I graduated from Campus Law Centre, Delhi University in 1998 and immediately joined the chambers of Mr. Kailash Vasdev (currently Senior Advocate). In fact, I had been associated with Mr. Vasdev’s chambers for some time and had worked there through most of my LL.B. days. While at Mr. Vasdev’s chambers, I would often share notes with my brother who was working in the financial sector in London and would hear about M&A and Joint Ventures and Securities, all of which were topics I knew nothing about. So in 2001, I decided to make the transition from Litigation to Corporate law and joined, for a very brief period, Dua Associates in their Corporate Transactions/M&A team. Prior to joining Dua, I had already applied for an LL.M. overseas and went on to pursue my Master in Laws at Harvard Law School, graduating as the Class of 2002 or what was then termed as the 9/11 Class. This was because in the “normal” preceding years, of the 150 students that graduate HLS, well over a 100 students would get a job upon graduating. But in our batch only around 8 students got placements, in what was termed as the “foreign lawyers program”, for a brief stint in the States followed by them returning to their home country to work with the same firm. Regardless of not having secured employment I decided to write the New York State Bar Exam which, admittedly, was one of the most gruelling experiences of my life. Like most students, one enrolled for the BARBRI classes, which lasted through the day and then there was homework to be completed before the next day. On an average, preparing for the Bar was a 16-18 hour day and one was often reminded of the low pass percentage for first time takers. I was fortunate and blessed to have passed the Bar in the first attempt, but still didn’t have a job. In fact, in 2002, there were very few entry level positions available in New York and I didn’t even manage to secure a single interview in over seven months. I was adamant to work and live in New York and hence I persisted. I still remember a particular time when I was called to an interview and spent the day with the recruiter distributing flyers for an attorney who was contesting for a Selectman’s post (equivalent to municipal councillor) and those were the first $40 I earned in America. Eventually, I got lucky when the legal head of TCS, who I had been introduced to by a dear friend and had kept in touch with through the Indo-American Lawyers Association, referred me for a temporary lawyers position at the investment bank of Lehman Brothers that had just signed up an outsourcing agreement with TCS and Wipro. Like most Wall Street positions, I went through five rounds of interviews (the first I had had since graduating HLS seven months prior) and was eventually hired as a temporary lawyer for an eight week assignment. I was lucky that five weeks into my assignment, I was confirmed in the position and given the title of Vice-President Corporate Law at Lehman Brothers. Asides from the title, I was delighted to have a huge office on Park Avenue in New York and went on to work for Lehman for a few years before eventually returning to India.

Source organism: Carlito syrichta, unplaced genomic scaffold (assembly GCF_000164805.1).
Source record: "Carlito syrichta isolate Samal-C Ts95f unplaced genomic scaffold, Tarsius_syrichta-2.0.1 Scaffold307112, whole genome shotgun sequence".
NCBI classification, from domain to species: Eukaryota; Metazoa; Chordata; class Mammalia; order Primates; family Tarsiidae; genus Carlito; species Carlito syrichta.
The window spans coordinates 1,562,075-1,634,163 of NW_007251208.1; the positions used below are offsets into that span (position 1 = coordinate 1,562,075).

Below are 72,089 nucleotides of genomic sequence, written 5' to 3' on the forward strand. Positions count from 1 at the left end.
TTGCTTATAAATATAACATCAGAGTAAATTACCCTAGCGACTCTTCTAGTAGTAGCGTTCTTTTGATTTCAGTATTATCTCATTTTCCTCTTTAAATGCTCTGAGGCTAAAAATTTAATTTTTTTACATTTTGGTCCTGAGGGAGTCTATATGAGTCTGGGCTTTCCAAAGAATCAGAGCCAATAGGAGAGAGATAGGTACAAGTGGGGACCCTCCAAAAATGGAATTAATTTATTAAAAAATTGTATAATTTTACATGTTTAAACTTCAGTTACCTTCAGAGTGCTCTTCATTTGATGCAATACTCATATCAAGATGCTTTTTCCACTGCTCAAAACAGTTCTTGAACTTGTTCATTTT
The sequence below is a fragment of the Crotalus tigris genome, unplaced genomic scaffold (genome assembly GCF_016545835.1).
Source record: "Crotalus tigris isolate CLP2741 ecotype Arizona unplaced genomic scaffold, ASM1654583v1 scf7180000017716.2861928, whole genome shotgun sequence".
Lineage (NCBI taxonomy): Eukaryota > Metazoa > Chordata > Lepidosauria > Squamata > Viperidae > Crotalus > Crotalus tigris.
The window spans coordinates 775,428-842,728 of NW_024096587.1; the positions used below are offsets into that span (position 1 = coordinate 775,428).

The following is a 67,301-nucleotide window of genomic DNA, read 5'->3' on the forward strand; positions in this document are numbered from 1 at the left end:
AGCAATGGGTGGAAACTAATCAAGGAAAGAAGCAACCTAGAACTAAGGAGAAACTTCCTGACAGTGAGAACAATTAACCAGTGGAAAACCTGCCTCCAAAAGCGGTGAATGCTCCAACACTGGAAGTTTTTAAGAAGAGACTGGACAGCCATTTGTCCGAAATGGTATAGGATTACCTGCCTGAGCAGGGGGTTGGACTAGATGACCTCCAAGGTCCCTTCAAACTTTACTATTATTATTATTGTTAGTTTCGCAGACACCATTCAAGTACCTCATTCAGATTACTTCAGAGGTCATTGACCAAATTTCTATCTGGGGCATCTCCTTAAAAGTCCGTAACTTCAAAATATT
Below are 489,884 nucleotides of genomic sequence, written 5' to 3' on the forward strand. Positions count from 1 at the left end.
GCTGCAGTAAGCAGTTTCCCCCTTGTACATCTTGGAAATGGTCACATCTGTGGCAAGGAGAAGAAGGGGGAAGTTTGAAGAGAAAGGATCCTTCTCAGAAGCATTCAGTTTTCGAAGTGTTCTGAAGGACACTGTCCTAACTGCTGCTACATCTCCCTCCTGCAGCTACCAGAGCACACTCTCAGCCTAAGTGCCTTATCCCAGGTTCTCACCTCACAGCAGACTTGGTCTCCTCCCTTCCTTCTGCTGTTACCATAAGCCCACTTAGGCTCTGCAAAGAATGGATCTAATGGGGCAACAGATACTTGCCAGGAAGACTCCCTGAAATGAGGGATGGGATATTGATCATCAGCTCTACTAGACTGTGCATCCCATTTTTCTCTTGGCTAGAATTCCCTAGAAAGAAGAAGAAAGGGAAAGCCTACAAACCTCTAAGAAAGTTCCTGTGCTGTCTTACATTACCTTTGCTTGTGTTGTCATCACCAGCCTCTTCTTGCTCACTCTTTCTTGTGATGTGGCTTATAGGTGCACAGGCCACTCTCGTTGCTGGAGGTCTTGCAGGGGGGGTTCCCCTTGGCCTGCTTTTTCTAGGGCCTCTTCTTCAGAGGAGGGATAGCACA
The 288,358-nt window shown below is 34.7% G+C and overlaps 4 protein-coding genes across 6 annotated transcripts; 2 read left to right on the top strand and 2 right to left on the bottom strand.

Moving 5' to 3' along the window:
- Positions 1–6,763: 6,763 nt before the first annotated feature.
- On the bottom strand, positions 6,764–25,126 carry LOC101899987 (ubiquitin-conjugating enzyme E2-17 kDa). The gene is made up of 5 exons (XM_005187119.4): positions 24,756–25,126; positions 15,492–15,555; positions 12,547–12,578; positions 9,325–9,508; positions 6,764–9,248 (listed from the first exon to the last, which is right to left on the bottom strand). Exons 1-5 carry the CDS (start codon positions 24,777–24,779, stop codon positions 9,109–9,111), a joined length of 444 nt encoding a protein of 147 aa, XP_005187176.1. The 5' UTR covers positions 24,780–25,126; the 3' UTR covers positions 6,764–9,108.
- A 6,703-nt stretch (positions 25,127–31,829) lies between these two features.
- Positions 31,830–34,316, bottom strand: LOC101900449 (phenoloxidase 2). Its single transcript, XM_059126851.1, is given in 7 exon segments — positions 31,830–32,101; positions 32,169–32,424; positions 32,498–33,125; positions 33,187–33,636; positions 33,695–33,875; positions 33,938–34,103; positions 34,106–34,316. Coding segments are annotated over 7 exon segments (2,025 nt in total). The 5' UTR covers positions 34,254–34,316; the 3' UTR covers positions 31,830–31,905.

Upon my return, my former partner from Dua Associates had just moved to Amarchand Mangaldas (undivided) and proposed I join his team. I was slightly undecided at what to do as it was my initial desire to start my own litigation practice but eventually decided to join Amarchand as a Senior Associate in the M&A & Private Equity team. I eventually rose from amongst the ranks at Amarchand and was announced as Partner in 2010, at which time I decided to start my own private litigation practice. Many people thought I was foolish to be giving up such a lucrative position and the comfort of being under the umbrella of India’s premier law firm. But I was exhilarated with my decision to return to litigation practice and being back in Courts was something that excited me.

Since 2010, I have been developing my practice as an arguing counsel in Courts and Tribunals all across India focussing primarily on corporate- commercial disputes, and I have to say that I have loved each and every day since setting up my own law chambers.

 

HAVE YOU ALWAYS BEEN INCLINED TO A CAREER IN LAW? ARE YOU A FIRST GENERATION LAWYER?